Miraculous Journey is a 1948 film about seven airplane passengers who find themselves stranded in an African jungle after their plane crashes. It was directed by Sam Newfield, under the pseudonym of Peter Stewart. The film stars Rory Calhoun and Virginia Grey.
DVD cover art
|Directed by||Sam Newfield (as Peter Stewart)|
|Produced by||Sigmund Neufeld|
|Screenplay by||Fred K. Myton|
|Music by||Leo Erdody|
|Cinematography||John H. Greenhalgh, Jr.|
|Edited by||Holbrook N. Todd|
|Distributed by||Film Classics, Inc.|
|September 1, 1948|
A group of seven people - an actress, a blind girl, a financier, a gangster, an heiress, a hostess, and a pilot - survive an airplane crash to find themselves deserted in an African jungle. The group come across an old hermit who has been living on the island for a while. The hermit teaches them how to survive in the jungle, though the unrepentant gangster is eaten by a crocodile. Eventually, a member of the group named Larry uses a canoe to get off the island. Larry locates a helicopter and flies back to the island, where he picks up the rest of the group. Although they offer the hermit a ride, he declines the offer, feeling he has become too attached to the jungle.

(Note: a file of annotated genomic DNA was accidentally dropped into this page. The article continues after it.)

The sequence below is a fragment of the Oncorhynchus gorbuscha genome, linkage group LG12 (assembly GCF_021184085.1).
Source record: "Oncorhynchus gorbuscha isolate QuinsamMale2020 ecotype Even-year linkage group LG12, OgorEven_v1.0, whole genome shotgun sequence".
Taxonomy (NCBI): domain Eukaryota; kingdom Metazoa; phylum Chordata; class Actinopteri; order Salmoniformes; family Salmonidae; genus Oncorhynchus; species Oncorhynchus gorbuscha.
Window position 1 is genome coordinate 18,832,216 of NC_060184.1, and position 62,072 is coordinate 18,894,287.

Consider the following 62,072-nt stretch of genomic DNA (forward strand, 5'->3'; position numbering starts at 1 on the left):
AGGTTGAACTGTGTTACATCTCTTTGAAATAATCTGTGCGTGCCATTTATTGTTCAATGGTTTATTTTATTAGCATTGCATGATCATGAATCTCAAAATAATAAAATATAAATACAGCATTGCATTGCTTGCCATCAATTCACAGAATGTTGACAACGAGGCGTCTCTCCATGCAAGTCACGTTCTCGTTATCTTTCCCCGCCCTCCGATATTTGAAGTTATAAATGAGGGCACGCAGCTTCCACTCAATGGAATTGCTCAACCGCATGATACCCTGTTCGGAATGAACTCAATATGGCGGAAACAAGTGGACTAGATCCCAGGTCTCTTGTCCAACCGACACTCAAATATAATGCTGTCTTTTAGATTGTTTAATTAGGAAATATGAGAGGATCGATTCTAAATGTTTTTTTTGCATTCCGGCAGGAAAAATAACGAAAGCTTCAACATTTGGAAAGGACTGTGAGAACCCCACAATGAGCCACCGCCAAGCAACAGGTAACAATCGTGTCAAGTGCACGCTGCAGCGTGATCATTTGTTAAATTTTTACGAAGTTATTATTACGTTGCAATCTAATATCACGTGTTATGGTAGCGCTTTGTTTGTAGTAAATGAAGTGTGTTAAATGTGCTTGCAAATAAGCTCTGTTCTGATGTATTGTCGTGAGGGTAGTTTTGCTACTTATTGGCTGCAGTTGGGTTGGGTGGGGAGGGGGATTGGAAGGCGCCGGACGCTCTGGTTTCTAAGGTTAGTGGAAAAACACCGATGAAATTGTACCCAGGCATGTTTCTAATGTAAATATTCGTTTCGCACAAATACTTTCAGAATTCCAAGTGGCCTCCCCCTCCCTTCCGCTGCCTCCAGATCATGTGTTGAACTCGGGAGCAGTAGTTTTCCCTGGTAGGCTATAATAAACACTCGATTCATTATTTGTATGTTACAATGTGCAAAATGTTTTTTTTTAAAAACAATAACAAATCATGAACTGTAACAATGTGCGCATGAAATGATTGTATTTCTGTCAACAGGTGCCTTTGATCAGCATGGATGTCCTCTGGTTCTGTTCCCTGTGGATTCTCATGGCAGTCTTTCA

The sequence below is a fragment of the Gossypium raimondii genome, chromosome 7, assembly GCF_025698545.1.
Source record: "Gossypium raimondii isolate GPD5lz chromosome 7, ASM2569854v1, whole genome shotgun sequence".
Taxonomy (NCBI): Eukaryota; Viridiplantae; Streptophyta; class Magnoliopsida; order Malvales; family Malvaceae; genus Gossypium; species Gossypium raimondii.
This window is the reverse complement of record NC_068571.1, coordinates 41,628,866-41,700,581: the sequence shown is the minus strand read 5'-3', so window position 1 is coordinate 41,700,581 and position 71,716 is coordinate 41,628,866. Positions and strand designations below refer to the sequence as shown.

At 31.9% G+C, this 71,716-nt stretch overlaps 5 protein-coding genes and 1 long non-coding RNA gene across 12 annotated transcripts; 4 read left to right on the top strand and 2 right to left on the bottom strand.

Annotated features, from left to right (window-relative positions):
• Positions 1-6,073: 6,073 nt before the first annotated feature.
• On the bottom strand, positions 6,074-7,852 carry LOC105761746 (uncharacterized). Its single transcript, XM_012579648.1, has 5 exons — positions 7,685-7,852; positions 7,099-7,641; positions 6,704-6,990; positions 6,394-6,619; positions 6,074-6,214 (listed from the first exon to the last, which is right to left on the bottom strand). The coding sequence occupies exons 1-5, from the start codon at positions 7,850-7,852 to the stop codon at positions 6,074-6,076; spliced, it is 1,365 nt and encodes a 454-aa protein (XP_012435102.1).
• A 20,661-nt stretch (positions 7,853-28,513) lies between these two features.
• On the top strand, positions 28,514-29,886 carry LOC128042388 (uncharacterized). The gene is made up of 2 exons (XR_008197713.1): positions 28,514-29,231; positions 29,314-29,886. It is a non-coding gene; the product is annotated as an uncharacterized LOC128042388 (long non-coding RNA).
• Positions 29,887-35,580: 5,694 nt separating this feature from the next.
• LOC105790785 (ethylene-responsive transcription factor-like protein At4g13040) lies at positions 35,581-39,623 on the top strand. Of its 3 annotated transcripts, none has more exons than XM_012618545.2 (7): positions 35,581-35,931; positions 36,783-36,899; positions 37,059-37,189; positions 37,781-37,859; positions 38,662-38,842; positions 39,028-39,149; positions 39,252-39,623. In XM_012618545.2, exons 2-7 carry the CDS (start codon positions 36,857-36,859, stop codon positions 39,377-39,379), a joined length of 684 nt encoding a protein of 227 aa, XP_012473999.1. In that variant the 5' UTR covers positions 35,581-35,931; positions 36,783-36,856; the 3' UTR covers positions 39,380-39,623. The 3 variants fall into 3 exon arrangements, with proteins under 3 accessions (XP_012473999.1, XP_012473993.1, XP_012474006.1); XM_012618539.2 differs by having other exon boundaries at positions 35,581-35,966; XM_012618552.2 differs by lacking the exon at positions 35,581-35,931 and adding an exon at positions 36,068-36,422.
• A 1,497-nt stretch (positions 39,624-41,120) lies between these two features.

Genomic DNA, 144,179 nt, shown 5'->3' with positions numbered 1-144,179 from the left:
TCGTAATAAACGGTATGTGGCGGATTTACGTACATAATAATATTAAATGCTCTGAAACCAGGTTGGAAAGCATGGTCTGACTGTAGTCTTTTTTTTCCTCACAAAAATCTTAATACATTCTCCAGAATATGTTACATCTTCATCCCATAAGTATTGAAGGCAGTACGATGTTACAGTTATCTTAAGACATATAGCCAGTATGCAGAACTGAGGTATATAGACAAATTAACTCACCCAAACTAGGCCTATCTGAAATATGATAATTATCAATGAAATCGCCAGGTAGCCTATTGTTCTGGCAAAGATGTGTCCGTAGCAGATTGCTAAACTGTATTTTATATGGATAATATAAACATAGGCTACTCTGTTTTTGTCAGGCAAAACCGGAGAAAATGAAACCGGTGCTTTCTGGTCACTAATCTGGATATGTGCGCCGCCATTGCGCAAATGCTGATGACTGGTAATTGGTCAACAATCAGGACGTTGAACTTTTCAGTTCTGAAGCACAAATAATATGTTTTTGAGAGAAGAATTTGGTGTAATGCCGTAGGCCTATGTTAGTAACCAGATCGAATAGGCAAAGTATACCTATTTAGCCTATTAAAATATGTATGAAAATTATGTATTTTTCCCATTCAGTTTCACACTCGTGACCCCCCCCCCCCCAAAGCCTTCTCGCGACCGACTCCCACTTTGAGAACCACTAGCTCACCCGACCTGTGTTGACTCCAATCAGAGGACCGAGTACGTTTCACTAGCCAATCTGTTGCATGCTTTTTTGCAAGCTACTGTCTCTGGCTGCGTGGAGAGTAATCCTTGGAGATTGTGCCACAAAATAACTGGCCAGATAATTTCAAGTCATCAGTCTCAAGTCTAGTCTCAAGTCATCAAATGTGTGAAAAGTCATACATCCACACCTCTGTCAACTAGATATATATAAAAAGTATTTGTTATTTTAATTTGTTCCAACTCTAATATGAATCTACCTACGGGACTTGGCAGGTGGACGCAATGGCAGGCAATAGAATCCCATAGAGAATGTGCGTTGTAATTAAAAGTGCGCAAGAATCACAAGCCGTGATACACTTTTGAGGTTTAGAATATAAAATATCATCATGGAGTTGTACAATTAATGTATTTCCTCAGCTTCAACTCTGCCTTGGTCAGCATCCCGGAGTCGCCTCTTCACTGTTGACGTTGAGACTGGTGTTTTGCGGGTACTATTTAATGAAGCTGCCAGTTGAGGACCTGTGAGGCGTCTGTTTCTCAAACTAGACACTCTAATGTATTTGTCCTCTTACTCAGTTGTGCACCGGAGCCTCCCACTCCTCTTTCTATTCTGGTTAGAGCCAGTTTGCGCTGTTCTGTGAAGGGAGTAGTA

Miraculous Journey was directed by Sam Newfield, credited under the pseudonym of Peter Stewart. His brother Sigmund Neufeld produced the film. Rory Calhoun, Virginia Grey, Audrey Long, George Cleveland, Jim Bannon, June Storey, Thurston Hall, Carole Donne, and Andrew Long appear in the film, as does dog actor "Flame." Fred K. Myton wrote the screenplay, with John H. Greenhalgh, Jr., handling the cinematography and Holbrook Todd doing the editing. Leo Erdody scored Miraculous Journey; it would be his final film credit. The film's production took place from late March to mid-April 1948.
Release and reception
Film critic Leonard Maltin gave Miraculous Journey one star and a half, feeling that it was "substandard". TV Guide gave the film two stars out of four, noting that while the film had potential, the film lost its effect "because of the filmmakers' inability to decide whether the story should concentrate on the moral aspects or the action."
- "Miraculous Journey". Allmovie. Retrieved November 6, 2013.
- Motion Picture-TV Production Encyclopedia. Hollywood Reporter. 1949. p. 222.
- "Flame the Dog". Allmovie. Retrieved November 6, 2013.
- Clifford McCarty (2000). Film Composers in America: A Filmography, 1911-1970. Oxford University Press. p. 96. ISBN 978-0-19-511473-7.
- The American Film Institute Catalog of Motion Pictures: Film Beginnings. R. R. Bowker. 1941. p. 1558. ISBN 978-0-520-21521-4.
- Leonard Maltin (1995). Leonard Maltin's Movie and Video Guide. Plume. p. 854.
- "Miraculous Journey". TV Guide. Retrieved November 6, 2013.